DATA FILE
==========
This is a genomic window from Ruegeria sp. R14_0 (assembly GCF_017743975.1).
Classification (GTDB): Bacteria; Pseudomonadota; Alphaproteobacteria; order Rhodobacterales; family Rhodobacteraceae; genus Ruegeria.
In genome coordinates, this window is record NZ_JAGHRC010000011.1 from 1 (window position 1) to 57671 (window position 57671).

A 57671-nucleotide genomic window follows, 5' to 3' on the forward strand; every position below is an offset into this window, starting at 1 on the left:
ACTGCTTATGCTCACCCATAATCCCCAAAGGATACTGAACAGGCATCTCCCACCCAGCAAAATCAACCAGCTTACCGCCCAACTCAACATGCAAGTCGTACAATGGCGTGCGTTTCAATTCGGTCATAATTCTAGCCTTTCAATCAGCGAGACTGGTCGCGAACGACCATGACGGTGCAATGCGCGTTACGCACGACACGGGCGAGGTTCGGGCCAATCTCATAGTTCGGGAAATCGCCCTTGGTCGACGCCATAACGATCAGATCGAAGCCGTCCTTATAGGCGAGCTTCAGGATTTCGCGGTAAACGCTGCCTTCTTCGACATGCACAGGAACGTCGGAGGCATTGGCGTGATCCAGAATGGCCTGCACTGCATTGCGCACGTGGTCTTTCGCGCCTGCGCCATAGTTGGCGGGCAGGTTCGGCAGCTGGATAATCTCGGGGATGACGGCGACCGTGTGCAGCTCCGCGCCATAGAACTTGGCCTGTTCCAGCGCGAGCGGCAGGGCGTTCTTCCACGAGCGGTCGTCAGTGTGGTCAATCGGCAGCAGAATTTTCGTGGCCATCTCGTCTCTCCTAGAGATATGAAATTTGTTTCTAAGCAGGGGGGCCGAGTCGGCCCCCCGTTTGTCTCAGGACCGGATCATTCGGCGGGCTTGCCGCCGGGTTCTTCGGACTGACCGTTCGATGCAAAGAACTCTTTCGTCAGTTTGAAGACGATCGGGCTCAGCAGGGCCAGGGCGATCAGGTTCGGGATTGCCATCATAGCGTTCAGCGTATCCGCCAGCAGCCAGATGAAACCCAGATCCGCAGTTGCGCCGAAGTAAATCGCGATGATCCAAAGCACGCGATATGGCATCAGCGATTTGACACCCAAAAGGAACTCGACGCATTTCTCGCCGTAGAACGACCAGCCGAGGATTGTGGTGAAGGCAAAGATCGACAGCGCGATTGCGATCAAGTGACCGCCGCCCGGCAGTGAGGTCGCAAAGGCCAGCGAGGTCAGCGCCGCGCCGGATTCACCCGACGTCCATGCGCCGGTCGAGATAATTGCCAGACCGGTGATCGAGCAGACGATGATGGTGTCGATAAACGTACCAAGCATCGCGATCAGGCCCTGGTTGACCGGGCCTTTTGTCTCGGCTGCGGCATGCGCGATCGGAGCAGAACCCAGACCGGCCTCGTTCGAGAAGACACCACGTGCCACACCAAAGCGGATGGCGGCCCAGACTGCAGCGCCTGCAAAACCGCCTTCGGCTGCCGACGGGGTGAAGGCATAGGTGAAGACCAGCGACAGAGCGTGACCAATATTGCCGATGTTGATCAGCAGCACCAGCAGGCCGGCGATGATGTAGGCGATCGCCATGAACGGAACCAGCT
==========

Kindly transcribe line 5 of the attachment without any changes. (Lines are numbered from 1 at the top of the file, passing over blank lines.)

ACTGCTTATGCTCACCCATAATCCCCAAAGGATACTGAACAGGCATCTCCCACCCAGCAAAATCAACCAGCTTACCGCCCAACTCAACATGCAAGTCGTACAATGGCGTGCGTTTCAATTCGGTCATAATTCTAGCCTTTCAATCAGCGAGACTGGTCGCGAACGACCATGACGGTGCAATGCGCGTTACGCACGACACGGGCGAGGTTCGGGCCAATCTCATAGTTCGGGAAATCGCCCTTGGTCGACGCCATAACGATCAGATCGAAGCCGTCCTTATAGGCGAGCTTCAGGATTTCGCGGTAAACGCTGCCTTCTTCGACATGCACAGGAACGTCGGAGGCATTGGCGTGATCCAGAATGGCCTGCACTGCATTGCGCACGTGGTCTTTCGCGCCTGCGCCATAGTTGGCGGGCAGGTTCGGCAGCTGGATAATCTCGGGGATGACGGCGACCGTGTGCAGCTCCGCGCCATAGAACTTGGCCTGTTCCAGCGCGAGCGGCAGGGCGTTCTTCCACGAGCGGTCGTCAGTGTGGTCAATCGGCAGCAGAATTTTCGTGGCCATCTCGTCTCTCCTAGAGATATGAAATTTGTTTCTAAGCAGGGGGGCCGAGTCGGCCCCCCGTTTGTCTCAGGACCGGATCATTCGGCGGGCTTGCCGCCGGGTTCTTCGGACTGACCGTTCGATGCAAAGAACTCTTTCGTCAGTTTGAAGACGATCGGGCTCAGCAGGGCCAGGGCGATCAGGTTCGGGATTGCCATCATAGCGTTCAGCGTATCCGCCAGCAGCCAGATGAAACCCAGATCCGCAGTTGCGCCGAAGTAAATCGCGATGATCCAAAGCACGCGATATGGCATCAGCGATTTGACACCCAAAAGGAACTCGACGCATTTCTCGCCGTAGAACGACCAGCCGAGGATTGTGGTGAAGGCAAAGATCGACAGCGCGATTGCGATCAAGTGACCGCCGCCCGGCAGTGAGGTCGCAAAGGCCAGCGAGGTCAGCGCCGCGCCGGATTCACCCGACGTCCATGCGCCGGTCGAGATAATTGCCAGACCGGTGATCGAGCAGACGATGATGGTGTCGATAAACGTACCAAGCATCGCGATCAGGCCCTGGTTGACCGGGCCTTTTGTCTCGGCTGCGGCATGCGCGATCGGAGCAGAACCCAGACCGGCCTCGTTCGAGAAGACACCACGTGCCACACCAAAGCGGATGGCGGCCCAGACTGCAGCGCCTGCAAAACCGCCTTCGGCTGCCGACGGGGTGAAGGCATAGGTGAAGACCAGCGACAGAGCGTGACCAATATTGCCGATGTTGATCAGCAGCACCAGCAGGCCGGCGATGATGTAGGCGATCGCCATGAACGGAACCAGCT